In recent years, there’s been something of a zeitgeist for merging the fine and culinary arts. From Jennifer Rubell’s mass banquet Creation for the 2009 Performa gala, to the current international touring exhibition of chef Ferran Adrià’s drawings, to the Art Fund’s Edible Masterpiece fundraising initiative (which invites you to get baking today), the lines between these two creative fields are becoming increasingly blurred. It is a challenging and exciting – and often quite delicious – moment for cultural scholars and consumers alike.
The links between food and art are many. Both can engage multiple senses and prompt immediate, visceral reactions. These reactions – from swooning attraction to violent repulsion – are at once highly subjective and also connected to deep-seated, universal instincts. Food can evoke a sense of fond nostalgia, or imaginatively transport you to a foreign culture or time. And in contemporary society, where opportunities are great but time is precious, it is unsurprising that events which simultaneously satisfy our appetites for good food, interesting culture and informal education are increasingly enticing.
However, this is hardly a new phenomenon. The intersection between food and art has deep roots. For centuries, artists have been drawing on the alimentary, both as subject and material, to comment on society, gender, class and more. Though the first examples that come to mind are often symbolic still-lifes, beautifully detailed market scenes, or the ever-present spectre of Arcimboldo, modern and contemporary artists have also explored and exploited the familiarity of food and eating. Their work raises serious questions about acceptability in society – often with rather distasteful results.
To whet your appetite (or perhaps not), here are just a few salient examples:
Futurist ‘Formulas’, from The Futurist Cookbook (1932)
The Futurist Cookbook embodied the movement’s embrace of the future and obliteration of the past, famously calling for the abolition of pasta as a vestige of Italy’s stagnant, burdened history. Though meals were served in the Holy Palate restaurant in Turin and at various staged banquets, the majority of the Futurist ‘formulas’, as they were known, were at best unappetising and often actually inedible. Take, for example, ‘The Excited Pig’, whose ‘recipe’ reads: ‘A whole salami, skinned, is served upright on a dish containing some very hot black coffee mixed with a good deal of eau de cologne’.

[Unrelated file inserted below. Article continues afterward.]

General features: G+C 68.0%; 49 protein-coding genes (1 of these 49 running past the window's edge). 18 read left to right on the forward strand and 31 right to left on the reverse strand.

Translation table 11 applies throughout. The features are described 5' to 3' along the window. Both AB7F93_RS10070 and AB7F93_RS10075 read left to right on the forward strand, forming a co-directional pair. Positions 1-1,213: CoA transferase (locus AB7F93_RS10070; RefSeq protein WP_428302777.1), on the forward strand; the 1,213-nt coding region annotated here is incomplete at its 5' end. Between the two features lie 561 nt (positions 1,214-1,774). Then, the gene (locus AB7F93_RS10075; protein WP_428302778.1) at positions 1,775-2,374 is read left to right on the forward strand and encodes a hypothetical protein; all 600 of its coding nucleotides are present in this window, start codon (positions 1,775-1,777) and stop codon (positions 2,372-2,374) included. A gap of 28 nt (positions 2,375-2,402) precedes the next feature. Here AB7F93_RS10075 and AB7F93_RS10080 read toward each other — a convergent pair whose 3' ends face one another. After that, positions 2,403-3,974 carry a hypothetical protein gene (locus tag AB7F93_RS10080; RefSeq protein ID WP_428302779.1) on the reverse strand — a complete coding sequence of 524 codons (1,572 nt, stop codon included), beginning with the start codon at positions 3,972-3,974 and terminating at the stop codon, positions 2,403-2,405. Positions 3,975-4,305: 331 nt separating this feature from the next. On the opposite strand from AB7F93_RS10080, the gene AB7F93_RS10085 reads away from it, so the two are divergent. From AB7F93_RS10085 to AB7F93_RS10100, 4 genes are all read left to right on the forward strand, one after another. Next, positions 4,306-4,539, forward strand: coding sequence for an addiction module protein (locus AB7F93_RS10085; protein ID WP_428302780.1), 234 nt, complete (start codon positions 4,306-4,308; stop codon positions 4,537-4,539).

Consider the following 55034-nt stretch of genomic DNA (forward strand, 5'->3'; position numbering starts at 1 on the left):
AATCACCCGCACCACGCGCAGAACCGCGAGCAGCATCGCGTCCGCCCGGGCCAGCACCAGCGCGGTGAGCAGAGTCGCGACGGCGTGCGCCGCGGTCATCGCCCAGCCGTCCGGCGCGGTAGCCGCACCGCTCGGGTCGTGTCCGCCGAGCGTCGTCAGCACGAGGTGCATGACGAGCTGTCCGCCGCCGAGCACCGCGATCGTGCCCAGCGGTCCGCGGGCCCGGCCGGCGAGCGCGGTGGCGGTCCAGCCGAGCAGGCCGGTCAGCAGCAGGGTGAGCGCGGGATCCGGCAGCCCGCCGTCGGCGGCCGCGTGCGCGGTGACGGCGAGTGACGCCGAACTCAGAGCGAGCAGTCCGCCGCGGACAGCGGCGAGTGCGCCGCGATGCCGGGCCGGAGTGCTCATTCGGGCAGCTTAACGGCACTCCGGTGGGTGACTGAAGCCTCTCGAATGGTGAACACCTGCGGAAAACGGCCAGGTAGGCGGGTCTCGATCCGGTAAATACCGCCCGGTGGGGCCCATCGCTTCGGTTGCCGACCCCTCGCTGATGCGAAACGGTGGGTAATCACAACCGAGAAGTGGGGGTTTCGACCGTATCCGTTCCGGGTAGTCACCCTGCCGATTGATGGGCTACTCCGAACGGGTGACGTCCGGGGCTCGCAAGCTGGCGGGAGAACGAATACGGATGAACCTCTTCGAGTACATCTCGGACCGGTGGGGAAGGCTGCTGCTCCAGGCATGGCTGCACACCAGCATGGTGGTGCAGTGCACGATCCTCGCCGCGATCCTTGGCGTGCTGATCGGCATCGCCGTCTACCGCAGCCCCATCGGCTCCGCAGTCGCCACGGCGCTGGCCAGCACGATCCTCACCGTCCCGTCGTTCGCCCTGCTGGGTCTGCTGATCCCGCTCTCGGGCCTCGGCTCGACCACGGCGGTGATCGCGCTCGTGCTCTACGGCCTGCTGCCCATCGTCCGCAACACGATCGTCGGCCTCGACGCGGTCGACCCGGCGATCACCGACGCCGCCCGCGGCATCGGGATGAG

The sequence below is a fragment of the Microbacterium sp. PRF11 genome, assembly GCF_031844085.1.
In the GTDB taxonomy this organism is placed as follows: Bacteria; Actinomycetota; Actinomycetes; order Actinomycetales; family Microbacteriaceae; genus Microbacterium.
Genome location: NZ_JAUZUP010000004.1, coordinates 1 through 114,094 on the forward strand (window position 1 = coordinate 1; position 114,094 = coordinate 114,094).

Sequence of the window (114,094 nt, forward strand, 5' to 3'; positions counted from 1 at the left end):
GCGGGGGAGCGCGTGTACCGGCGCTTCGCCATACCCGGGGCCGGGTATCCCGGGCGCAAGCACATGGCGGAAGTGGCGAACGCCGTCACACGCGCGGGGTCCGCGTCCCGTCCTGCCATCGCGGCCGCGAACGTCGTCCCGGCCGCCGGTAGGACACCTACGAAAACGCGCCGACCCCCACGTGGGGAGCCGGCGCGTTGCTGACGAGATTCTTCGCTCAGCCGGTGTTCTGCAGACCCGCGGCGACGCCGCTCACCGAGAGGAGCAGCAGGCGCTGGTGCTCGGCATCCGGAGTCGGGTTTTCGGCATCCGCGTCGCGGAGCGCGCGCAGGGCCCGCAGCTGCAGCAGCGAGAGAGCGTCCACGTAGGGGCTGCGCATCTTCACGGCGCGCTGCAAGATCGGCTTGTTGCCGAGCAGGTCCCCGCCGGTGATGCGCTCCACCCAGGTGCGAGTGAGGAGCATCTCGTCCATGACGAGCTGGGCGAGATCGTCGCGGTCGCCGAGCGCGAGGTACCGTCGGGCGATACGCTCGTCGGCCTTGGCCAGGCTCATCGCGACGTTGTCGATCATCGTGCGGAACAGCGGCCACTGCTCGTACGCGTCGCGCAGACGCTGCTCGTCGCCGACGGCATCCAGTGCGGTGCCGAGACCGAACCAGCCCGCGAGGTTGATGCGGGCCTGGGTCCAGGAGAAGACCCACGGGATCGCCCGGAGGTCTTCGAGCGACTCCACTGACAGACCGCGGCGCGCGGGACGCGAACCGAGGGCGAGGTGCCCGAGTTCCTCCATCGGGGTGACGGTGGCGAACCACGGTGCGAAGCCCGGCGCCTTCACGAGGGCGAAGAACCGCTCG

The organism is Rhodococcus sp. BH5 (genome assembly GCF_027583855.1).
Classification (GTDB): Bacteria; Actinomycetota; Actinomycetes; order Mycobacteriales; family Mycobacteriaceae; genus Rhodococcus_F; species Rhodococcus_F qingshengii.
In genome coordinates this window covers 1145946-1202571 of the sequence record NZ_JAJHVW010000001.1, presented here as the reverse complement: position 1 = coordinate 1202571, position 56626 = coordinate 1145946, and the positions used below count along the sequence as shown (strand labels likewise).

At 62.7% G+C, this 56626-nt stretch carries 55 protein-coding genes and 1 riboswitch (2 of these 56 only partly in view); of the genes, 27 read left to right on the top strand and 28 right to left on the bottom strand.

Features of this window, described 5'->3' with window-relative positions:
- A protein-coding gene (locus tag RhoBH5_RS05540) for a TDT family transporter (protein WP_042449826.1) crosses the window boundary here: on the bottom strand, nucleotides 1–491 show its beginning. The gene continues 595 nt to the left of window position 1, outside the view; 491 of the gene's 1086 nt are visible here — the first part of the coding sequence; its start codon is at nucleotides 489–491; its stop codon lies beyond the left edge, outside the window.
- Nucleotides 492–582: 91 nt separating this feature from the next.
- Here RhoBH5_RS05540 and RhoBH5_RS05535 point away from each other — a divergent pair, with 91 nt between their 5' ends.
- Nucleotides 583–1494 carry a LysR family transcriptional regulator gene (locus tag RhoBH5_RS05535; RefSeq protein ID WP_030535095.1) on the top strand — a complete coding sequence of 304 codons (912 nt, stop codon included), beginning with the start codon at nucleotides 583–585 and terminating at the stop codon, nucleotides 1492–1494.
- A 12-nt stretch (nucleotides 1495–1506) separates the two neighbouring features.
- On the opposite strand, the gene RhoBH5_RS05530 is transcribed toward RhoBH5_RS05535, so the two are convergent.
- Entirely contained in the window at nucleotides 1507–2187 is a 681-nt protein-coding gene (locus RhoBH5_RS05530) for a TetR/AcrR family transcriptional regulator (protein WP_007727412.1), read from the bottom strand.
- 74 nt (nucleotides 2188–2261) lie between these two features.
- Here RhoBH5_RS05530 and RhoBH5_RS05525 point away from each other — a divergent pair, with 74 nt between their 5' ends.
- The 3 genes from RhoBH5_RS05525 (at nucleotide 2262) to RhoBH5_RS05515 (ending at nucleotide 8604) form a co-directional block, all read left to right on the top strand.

In this work, two figures ignore the various comestibles around them, instead turning to one another as the dish of choice. By venturing into the subject of cannibalism, one of the most extreme and repulsive societal taboos, Dali’s work encompasses the surrealist fascination with base instincts and becomes anything but appetising. Autumnal Cannibalism is often cited as a comment on the Spanish Civil War, in which two sides of the same entity are mutually destroying each other and by extension themselves.
In Ma gouvernante, a Surrealist object by Meret Oppenheim, two white high-heeled shoes are trussed like a turkey and presented on a silver platter. In creating this submissive object of consumption out of women’s shoes, Oppenheim highlights issues of gender inequality and power struggles. Yet by making the object inherently impenetrable, there is also a reclamation of women’s autonomy through these quintessentially feminine items.
As the founder of the ‘Eat Art’ movement, much of Daniel Spoerri’s work has focused on food, including performative dinners at his ‘Restaurant de la Galerie J’ in Paris, a series of tinned goods labeled as artworks, and perhaps most famously his ‘snare paintings’, in which detritus and debris become artworks. In Eaten by Marcel Duchamp, the remnants of a meal consumed by the famous artist become preserved for posterity to be hung on the gallery wall. At the same time, Spoerri’s work brings to the fore the issues of ephemerality, decay and decomposition inherent in, but often overlooked when discussing, food.
Tom Sachs’ constructions call attention to the various meanings of ‘conspicuous consumption’ in contemporary culture. By emblazoning the ubiquitous signifiers of fast food establishments with iconic luxury brands such as Hermes, Tiffany’s and Prada, Sachs conflates emblems of high and low culture, prompting questions about issues of excess on multiple levels. The fact that Sachs is now represented by Gagosian Gallery and his works sell for thousands adds another complicated layer to the capitalist commentary inherent in his practice.
Janine Catalano is a food and art scholar, writer, lecturer. This August Janine will be teaching a week-long Summer School at the Courtauld Institute of Art entitled ‘From Still Life to Eat-Art: Food as Subject and Medium in Modern and Contemporary Art’.
Visual Feasts: Art and Appetite at the Art Institute of Chicago (Rachel Parikh)